Migration patterns of children exposed to sexual exploitation in selected zones of Ethiopia

Migration patterns of children exposed to sexual exploitation in selected zones of Ethiopia Purpose – This study attempts to identify the rural‐urban migration patterns of children, young girls in particular, exposed to commercial sexual exploitation in urban and semi‐urban environments of Ethiopia. The study also concerns itself with gaining a more accurate understanding and insight into the socioeconomic forces behind the migration process, and young people's experiences in urban communities. In addition, central to the study was its aim to inform programme interventions on curbing the uncontrolled influx of children from the rural areas to urban centres and reducing their exposure to commercial sexual exploitation. Design/methodology/approach – The necessary body of field data was generated through the use of a triangulation of methods that comprised a survey of children aged 13‐18 exposed to commercial sexual exploitation, in‐depth interviews of 400 children across the three zone capitals and three sub‐cities of Addis Ababa, in addition to semi‐structured interviews with key people such as local government officials and religious and community leaders. Focus group discussions and case studies were also utilised. Findings – Migrants were most commonly uneducated girls between the ages of 16 and 20 who had been married before leaving their rural communities. Reasons for migration were escaping the oppression of the marital home, seeking independence and a better education, or leaving for fear of being forced into child wedlock. Six key “push” factors were famine and war, environmental and demographic factors, living conditions, the practice of early marriage, family discord and breakdown, and early school leaving. The main “pull” factor was the possibility of escaping poverty. In towns and cities, the realities of low wages, the difficulty of gaining paid employment and the failure of some employers to pay for work all contributed to the movement of migrating children into commercial sexual exploitation. Recommendations include the improvement of rural living conditions through greater health and education provision, the introduction of family planning services, opportunities for off‐farm activities for women and girls, the abolition of child marriage, the provision of child‐focused rehabilitation services and greater collaboration between government and NGO rehabilitation interventions and community based organisations. Originality/value – Information regarding the migration patterns of children can help governmental agencies and NGOs to target key areas. Identifying the “push” and “pull” factors behind child migration is the first step in its prevention, as vulnerable children migrating alone to large towns and cities are targets for commercial sexual exploitation. Useful recommendations relating to the prevention of child migration through the improvement of rural conditions and the need for rehabilitation services for sexually exploited children are made. http://www.deepdyve.com/assets/images/DeepDyve-Logo-lg.png Journal of Children's Services Emerald Publishing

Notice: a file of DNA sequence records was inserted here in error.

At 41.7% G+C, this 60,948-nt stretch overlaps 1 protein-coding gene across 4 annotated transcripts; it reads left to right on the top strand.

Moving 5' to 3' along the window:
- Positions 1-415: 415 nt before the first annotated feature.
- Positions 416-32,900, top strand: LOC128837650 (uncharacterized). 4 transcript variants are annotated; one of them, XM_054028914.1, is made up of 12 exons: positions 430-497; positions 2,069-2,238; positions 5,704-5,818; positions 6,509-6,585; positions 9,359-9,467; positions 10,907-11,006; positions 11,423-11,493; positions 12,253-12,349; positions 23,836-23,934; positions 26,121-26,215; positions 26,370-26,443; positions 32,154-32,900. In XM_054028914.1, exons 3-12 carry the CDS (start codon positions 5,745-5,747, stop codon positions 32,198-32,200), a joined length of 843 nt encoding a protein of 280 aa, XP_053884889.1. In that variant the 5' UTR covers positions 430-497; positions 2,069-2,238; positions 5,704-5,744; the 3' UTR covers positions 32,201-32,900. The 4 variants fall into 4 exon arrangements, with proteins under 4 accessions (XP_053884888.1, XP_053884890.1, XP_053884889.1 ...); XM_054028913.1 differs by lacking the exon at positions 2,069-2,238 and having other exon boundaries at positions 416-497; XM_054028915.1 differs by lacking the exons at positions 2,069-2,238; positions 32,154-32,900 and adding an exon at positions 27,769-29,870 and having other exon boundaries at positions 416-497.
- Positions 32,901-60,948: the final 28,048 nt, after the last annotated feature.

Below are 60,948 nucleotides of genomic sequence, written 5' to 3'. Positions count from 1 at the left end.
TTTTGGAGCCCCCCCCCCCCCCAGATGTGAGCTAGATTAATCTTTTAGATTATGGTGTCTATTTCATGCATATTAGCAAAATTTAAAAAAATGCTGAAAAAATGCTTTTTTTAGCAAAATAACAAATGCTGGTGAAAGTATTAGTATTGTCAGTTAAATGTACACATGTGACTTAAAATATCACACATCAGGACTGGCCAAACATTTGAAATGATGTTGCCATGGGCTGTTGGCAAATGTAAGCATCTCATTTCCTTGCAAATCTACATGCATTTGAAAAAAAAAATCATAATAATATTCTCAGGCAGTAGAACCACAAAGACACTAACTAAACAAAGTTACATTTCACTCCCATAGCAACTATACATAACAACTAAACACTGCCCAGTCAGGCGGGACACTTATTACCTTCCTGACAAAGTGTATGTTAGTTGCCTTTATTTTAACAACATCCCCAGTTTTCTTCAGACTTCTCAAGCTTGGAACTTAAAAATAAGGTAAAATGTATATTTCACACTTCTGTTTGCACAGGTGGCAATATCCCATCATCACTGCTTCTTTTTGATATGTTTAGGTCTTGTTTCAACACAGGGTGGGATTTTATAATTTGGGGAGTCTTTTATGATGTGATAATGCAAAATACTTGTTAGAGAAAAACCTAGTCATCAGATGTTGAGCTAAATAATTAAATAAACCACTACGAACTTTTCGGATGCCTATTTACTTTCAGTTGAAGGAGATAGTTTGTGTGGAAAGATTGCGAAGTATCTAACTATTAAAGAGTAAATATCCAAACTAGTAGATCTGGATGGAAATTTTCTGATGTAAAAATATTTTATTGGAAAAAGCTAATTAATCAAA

Migration patterns of children exposed to sexual exploitation in selected zones of Ethiopia

Journal of Children's Services, Volume 7 (4): 13 – Nov 30, 2012

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Publisher